I decided to check a few online retailers. eBay has a few unique options, including a pair from the 1992 Olympics with the Olympic ring logo on the side (which has since been sold). The ones that I consider a good value, like these funky aviators, are in rough shape. The nicer ones start at $50, which is still a lot for me, the guy who thinks sunglasses should be $1.99.
Whether checking eBay, Etsy, or my local Craigslist, there’s also the reality that Ray-Bans are often known for being easy for counterfeiters to replicate. Is the person selling 3 pairs for $30 total (or $10 each) on Craigslist just doing some housekeeping and trying to sell off their unwanted items, or are these bogus knockoffs?
Is it possible that the counterfeit sunglasses on the market are actually from the same factory as the authentic ones, perhaps “falling off a truck” somewhere in the process? Or could the counterfeits be authentic too, like how Trader Joe’s store brand products are just repackaged versions of name brand foods?
For me, all of this points to the need to have a more robust second hand market where the authenticity of certain products can be checked and guaranteed and a deal can still be had. The idea that retailers should stock both new and used versions of their products was novel when Sandra Goldmark mentioned it on a recent episode of my podcast, but the more that I think about it, the more sense it makes.
The clerks at a specialty retailer know their product and should be able to tell an authentic item from a fake. As a consumer, it makes more sense to be able to go to one store to see options rather than visit a bunch of thrift stores on the hope that I might get lucky that day.
I’m not quite ready to pull the trigger on any new/used shades yet, although the next time I have an early morning drive somewhere and the sun is in my eyes, I may be more eager to resolve this.
Community Supported Agriculture+
For those who listened to last week’s podcast episode with Beth Hoffman, the economic challenges of farming might be top of mind. Beth and I discussed the expenses involved in growing food including land and equipment, plus the reality that most farms operate more like a slot machine, where they may appear on top in some years, but those earnings can quickly plummet in a bad year and any sense of being “ahead” is more mirage than reality.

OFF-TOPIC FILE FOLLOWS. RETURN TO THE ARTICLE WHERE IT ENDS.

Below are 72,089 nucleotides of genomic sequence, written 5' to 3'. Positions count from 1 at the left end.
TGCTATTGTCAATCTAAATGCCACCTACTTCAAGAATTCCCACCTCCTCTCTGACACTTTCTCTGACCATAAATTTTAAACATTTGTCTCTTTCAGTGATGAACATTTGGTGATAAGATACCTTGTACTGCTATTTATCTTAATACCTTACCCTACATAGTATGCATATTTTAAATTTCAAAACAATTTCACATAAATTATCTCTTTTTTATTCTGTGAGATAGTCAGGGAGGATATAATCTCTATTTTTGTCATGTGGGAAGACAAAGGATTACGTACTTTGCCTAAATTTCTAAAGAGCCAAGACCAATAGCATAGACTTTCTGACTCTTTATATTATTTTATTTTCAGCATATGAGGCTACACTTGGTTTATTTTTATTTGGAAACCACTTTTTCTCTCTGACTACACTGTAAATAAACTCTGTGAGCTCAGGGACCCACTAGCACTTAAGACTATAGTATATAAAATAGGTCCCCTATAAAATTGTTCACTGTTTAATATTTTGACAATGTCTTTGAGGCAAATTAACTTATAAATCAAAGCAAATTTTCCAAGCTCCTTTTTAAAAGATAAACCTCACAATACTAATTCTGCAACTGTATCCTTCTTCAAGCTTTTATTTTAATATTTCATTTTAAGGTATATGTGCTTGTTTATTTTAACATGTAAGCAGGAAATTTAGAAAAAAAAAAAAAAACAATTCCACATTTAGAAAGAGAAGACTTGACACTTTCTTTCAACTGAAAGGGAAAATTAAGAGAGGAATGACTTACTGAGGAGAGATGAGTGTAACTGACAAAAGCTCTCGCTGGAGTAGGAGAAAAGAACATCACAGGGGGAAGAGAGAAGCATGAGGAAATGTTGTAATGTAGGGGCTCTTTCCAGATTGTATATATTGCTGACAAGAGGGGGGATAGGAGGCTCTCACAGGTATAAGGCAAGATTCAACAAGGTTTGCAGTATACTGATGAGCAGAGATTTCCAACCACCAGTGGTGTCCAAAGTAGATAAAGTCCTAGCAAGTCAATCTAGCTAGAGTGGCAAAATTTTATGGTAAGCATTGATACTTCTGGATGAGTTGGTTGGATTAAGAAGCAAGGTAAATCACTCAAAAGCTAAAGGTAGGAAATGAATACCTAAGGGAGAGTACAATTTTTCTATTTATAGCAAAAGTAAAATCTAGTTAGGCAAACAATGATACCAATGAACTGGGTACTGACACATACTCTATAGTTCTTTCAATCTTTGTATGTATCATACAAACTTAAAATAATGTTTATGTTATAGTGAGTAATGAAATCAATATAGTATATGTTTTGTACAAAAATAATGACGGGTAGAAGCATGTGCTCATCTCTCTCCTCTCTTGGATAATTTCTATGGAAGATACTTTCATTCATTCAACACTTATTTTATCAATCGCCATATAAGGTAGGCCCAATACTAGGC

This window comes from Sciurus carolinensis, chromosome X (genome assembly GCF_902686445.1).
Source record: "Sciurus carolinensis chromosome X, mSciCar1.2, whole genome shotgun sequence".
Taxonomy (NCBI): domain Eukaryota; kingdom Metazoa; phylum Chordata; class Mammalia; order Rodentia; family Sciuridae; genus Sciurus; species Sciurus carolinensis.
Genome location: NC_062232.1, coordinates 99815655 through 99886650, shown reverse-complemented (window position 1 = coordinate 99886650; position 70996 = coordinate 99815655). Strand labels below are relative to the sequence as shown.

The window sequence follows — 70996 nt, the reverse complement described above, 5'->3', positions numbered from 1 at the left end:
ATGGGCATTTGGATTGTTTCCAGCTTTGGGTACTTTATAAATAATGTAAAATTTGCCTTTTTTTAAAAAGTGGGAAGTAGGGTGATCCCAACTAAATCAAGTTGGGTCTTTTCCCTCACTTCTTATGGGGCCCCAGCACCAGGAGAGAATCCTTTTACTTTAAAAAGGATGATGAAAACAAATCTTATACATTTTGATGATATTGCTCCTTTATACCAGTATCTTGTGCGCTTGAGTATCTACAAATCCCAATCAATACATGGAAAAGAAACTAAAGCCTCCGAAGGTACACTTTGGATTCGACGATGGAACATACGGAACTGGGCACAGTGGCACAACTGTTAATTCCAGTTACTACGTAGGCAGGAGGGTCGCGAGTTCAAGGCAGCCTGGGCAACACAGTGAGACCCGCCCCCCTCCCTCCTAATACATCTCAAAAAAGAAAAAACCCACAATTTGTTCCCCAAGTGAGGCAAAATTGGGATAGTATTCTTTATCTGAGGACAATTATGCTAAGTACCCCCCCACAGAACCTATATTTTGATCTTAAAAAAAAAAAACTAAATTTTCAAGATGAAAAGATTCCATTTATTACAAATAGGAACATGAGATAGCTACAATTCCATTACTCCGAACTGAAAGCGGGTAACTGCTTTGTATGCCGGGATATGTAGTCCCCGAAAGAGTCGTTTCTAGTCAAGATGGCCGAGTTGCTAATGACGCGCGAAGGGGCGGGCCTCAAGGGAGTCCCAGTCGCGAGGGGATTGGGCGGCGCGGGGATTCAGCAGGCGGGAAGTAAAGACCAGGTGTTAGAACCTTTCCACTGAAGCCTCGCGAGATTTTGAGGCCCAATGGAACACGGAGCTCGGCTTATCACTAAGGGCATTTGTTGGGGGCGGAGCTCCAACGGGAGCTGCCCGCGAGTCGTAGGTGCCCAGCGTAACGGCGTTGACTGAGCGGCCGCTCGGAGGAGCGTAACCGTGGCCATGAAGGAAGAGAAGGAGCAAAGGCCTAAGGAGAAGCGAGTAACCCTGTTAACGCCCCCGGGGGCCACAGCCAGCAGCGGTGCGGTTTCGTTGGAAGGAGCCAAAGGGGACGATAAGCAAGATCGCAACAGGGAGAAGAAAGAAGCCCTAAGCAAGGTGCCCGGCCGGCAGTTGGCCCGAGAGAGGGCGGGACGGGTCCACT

As consumers, if we want local farms to thrive and be a part of our community, we should support them and buy their products. But there are times, especially when a farm is hit by tragedy or is in expansion mode, where the earnings off crops are not sufficient.
I’ve shared a number of farm fund raisers in this newsletter, and this latest one is another worthwhile effort. It’s for Fat Moon Farm, a mushroom grower here in Eastern Massachusetts which specializes in rare and hard to ship varieties that are not typically on grocery store shelves: oyster, miatake, comb’s tooth, and lion’s mane, to name a few.
If Fat Moon sounds familiar, it’s because I featured the farm’s founder Elizabeth Almeida on the podcast last year. On the show, Elizabeth had shared her original intention to start a traditional vegetable CSA but was unable to find affordable farm land in Massachusetts. She pivoted to growing mushrooms indoors despite not being a big fan of eating them herself in the early days.
Elizabeth built her business by building community. Her mushrooms are now available at dozens of stores, farm stands, and restaurants in our area, she operates her own mushroom CSA, and even offers mushroom hikes where she helps identify local varieties of mushrooms that grow naturally in our woods.
Elizabeth has been using her personal minivan as Fat Moon’s delivery vehicle for years now (her Instagram posts about the Tetris game involved in loading and unloading it always give me a chuckle). For the next chapter of Fat Moon’s growth, Elizabeth is looking to raise $20,000 by the end of October to purchase a refrigerated delivery vehicle.
Her fundraiser is live on Patronicity and includes some nice rewards for the various levels of contribution. If you’re able to make a contribution to help Elizabeth continue to expand her amazing business, please do so.
If you’re not in Eastern Massachusetts and are interested in trying some of her mushrooms, Elizabeth also ships grow blocks of her mushrooms so you can grow your own at home. We tried this as a homeschool project during the pandemic and ended up doing it a few more times. We even grew mushrooms in our RV last summer!
Elizabeth is an amazing neighbor and her farm makes such a positive contribution to our community. I hope you’ll consider supporting her if you are able.
I wanted to give a quick shout out to Mark Ellison today. He’s the carpenter that I interviewed on the podcast over the summer who spoke about building and renovating for the uber wealthy in New York City.
In that episode, Mark mentioned that he had been in the studio recording an album. Hard to Tame was finally released last week. It’s got a great Americana sound and makes for great wood shop listening! Give it a stream today!
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Other Wednesday Walks
If you’ve missed past issues of this newsletter, they are available to read here.